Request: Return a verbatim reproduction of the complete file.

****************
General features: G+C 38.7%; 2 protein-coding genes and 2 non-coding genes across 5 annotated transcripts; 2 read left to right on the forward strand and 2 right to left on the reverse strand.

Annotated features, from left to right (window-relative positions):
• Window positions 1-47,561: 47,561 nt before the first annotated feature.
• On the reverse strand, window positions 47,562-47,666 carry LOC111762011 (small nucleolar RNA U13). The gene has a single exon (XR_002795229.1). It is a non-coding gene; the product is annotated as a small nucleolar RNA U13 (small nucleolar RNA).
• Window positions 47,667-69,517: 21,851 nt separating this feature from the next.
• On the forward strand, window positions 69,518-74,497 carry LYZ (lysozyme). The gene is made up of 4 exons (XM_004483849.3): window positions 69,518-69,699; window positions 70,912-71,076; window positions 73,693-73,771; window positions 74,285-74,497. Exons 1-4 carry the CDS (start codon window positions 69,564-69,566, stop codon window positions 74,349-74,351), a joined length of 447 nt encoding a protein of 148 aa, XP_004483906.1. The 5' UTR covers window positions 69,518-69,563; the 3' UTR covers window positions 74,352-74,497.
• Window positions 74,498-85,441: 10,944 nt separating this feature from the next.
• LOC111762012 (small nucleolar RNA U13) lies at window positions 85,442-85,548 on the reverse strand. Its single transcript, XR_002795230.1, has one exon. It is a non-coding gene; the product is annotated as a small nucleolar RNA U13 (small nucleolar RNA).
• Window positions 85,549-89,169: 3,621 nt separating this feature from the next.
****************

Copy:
General features: G+C 38.7%; 2 protein-coding genes and 2 non-coding genes across 5 annotated transcripts; 2 read left to right on the forward strand and 2 right to left on the reverse strand.

Annotated features, from left to right (window-relative positions):
• Window positions 1-47,561: 47,561 nt before the first annotated feature.
• On the reverse strand, window positions 47,562-47,666 carry LOC111762011 (small nucleolar RNA U13). The gene has a single exon (XR_002795229.1). It is a non-coding gene; the product is annotated as a small nucleolar RNA U13 (small nucleolar RNA).
• Window positions 47,667-69,517: 21,851 nt separating this feature from the next.
• On the forward strand, window positions 69,518-74,497 carry LYZ (lysozyme). The gene is made up of 4 exons (XM_004483849.3): window positions 69,518-69,699; window positions 70,912-71,076; window positions 73,693-73,771; window positions 74,285-74,497. Exons 1-4 carry the CDS (start codon window positions 69,564-69,566, stop codon window positions 74,349-74,351), a joined length of 447 nt encoding a protein of 148 aa, XP_004483906.1. The 5' UTR covers window positions 69,518-69,563; the 3' UTR covers window positions 74,352-74,497.
• Window positions 74,498-85,441: 10,944 nt separating this feature from the next.
• LOC111762012 (small nucleolar RNA U13) lies at window positions 85,442-85,548 on the reverse strand. Its single transcript, XR_002795230.1, has one exon. It is a non-coding gene; the product is annotated as a small nucleolar RNA U13 (small nucleolar RNA).
• Window positions 85,549-89,169: 3,621 nt separating this feature from the next.